The Finnish army had been in a planned retreat for nearly two months since the start of the Finnish war. Several small engagements had been fought between the Finns and the Russians, including the battles of Leppävirta and Virre, in order to slow down the Russians and buy the army time. Now, the scattered Finnish army began to converge near the town of Oulu and the main army was no longer under the threat of being cut off by the Russian fifth division advancing through Savonia. The Russian supply lines were stretched out and spring was approaching. Soon, the ice covering the Gulf of Finland would melt and the Swedish navy would be able to break the siege at Viapori, the invincible bastion built on the islands near Helsinki. The situation was looking up for Sweden, but high commander Klingspor was still cautious and willing to pull the army back further north towards Tornio.

Adlercreutz at Siikajoki (Albert Edelfeldt, 1897-1900)

The army retreated again but hot on its heels, the tenacious cavalry commander Kulnev posed a serious threat to the Finnish baggage train. Von Döbeln and his Pori (Björneborg) infantry regiment took up position at the southern side of river Siikajoki to allow the baggage train to cross. The third brigade, led by Gripenberg and consisting of the Häme (Tavastehus) infantry who fought at Viirre, would cover Von Döbeln's retreat to the northern bank of the river. Then, Kulnev attacked the Finnish rearguard.


The Historical Battle:

Von Döbeln fought an exemplary rearguard action, stalling Kulnev's forces and feeding his men into the line sparingly. Kulnev sent a detachment of cavalry under the command of major Silin to flank the Finns via the frozen sea. Döbeln held his position near Siikajoki church until half past five in the afternoon. At this point his troops were wavering and he received orders to pull back on the northern side of the river. This was the moment Silin had been waiting for and he attacked with his cavalry. Adlercreutz sent reinforcements to counter the cavalry but nevertheless they struck a weak point in the Finnish positions, at one point threatening to overrun the Finnish command post with Klingspor himself there! The dragoons of Uusimaa drove away Silin's cossacks but Klingspor prudently relocated his command post from Pietola farm towards Liminka, ordering Adlercreutz to withdraw from the field.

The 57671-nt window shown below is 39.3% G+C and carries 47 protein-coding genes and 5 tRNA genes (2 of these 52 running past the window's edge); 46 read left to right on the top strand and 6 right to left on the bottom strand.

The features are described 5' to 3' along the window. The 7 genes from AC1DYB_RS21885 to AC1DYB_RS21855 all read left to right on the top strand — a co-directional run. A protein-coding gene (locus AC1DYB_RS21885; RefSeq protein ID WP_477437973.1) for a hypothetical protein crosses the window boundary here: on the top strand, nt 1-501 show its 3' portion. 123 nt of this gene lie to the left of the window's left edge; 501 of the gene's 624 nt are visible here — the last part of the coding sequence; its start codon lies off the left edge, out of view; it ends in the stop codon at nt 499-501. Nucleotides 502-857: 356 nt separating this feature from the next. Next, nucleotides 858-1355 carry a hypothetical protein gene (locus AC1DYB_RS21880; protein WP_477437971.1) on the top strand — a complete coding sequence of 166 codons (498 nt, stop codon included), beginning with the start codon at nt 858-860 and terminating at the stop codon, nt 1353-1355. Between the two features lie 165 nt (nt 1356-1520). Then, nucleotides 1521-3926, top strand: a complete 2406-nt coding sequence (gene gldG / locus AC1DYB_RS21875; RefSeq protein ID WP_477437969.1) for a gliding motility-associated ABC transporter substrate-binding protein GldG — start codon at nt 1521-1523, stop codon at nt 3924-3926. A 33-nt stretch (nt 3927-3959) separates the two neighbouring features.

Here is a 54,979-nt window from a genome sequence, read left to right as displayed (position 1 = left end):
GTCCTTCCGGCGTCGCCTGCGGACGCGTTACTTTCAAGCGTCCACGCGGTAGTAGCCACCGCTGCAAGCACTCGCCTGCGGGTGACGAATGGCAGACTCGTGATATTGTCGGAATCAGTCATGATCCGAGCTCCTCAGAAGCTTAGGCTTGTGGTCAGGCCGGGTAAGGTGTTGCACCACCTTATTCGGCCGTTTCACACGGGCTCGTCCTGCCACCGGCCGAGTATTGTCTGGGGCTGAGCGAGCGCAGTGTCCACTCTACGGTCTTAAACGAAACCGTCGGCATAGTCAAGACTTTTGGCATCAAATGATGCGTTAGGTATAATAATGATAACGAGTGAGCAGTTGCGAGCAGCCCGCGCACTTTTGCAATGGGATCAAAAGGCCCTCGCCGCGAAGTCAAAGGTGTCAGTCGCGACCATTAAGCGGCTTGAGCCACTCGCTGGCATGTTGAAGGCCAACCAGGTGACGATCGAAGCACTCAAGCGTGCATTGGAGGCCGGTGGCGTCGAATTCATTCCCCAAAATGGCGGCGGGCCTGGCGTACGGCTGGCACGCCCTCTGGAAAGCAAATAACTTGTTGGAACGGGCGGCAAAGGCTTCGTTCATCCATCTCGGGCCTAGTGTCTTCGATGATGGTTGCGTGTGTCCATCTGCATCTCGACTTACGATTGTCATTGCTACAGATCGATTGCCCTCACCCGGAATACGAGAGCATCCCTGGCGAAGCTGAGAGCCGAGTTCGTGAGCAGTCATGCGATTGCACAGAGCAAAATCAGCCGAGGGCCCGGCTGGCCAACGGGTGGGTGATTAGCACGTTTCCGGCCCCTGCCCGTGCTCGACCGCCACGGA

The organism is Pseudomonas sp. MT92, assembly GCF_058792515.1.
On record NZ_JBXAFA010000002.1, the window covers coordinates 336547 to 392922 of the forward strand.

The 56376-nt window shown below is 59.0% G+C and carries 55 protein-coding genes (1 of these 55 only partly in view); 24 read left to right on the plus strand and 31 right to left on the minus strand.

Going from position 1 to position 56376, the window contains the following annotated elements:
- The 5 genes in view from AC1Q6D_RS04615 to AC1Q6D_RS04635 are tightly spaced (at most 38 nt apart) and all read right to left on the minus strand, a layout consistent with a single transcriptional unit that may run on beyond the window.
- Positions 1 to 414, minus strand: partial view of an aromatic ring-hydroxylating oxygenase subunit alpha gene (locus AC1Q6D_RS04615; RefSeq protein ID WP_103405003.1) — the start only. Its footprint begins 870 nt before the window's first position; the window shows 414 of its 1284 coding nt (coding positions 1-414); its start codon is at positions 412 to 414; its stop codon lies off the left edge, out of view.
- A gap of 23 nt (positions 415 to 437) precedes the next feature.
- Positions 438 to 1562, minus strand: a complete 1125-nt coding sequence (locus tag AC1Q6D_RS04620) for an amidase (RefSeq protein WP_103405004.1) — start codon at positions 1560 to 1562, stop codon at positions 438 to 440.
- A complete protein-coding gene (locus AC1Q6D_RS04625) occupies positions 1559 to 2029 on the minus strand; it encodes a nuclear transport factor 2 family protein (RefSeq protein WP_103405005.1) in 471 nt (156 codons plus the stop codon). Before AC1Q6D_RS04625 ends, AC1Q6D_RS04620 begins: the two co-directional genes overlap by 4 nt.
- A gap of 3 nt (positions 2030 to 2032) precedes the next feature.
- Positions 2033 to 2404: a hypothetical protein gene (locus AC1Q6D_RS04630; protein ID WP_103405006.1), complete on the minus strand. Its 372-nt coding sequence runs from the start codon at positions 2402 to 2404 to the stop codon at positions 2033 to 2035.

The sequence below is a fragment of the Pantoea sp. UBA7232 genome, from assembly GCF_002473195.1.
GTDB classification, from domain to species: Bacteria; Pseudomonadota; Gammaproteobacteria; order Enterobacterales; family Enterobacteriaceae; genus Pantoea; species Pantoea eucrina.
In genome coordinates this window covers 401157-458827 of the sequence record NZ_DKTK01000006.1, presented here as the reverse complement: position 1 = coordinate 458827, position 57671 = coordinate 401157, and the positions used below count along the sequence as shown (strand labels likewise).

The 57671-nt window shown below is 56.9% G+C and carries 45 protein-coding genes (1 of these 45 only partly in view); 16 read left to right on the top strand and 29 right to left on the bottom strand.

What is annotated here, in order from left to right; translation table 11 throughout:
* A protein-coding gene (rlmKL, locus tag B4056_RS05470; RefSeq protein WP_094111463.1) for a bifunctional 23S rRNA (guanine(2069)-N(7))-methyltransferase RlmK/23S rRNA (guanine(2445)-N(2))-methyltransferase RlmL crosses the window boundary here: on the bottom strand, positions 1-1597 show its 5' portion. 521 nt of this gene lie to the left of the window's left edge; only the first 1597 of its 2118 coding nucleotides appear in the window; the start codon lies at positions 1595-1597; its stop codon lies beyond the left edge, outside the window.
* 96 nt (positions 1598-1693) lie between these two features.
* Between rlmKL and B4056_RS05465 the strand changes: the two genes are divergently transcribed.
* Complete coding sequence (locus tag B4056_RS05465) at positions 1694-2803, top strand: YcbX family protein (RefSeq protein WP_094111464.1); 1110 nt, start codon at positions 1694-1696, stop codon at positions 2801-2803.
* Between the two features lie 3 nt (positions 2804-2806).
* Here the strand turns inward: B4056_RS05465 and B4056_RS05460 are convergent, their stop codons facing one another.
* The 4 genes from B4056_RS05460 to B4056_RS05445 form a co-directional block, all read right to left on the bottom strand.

The Russians took the southern bank of the river after Von Döbeln withdrew and artillery on both sides began to exchange fire. The Russians made a weak attempt to cross the river but were repulsed by the Finns who were preparing to pull back from the battle. At this point, Adlercreutz marked that the Russian army was spread out too thinly. Acting against his orders, Adlercreutz ordered elements from Gripenberg's third brigade to assault and retake the Siikajoki church. This was achieved by a bayonet charge as darkness fell over the snowy landscape. The Russians withdrew from the field but it was too late in the day for Adlercreutz to pursue.

The battle of Siikajoki was the first proper Swedish victory in the war, but Klingspor did not take advantage of it, ordering his army to withdraw from the field and resume marching north. Still, it was a vital morale boost for the army and a very auspicious beginning for the pushback that was to come.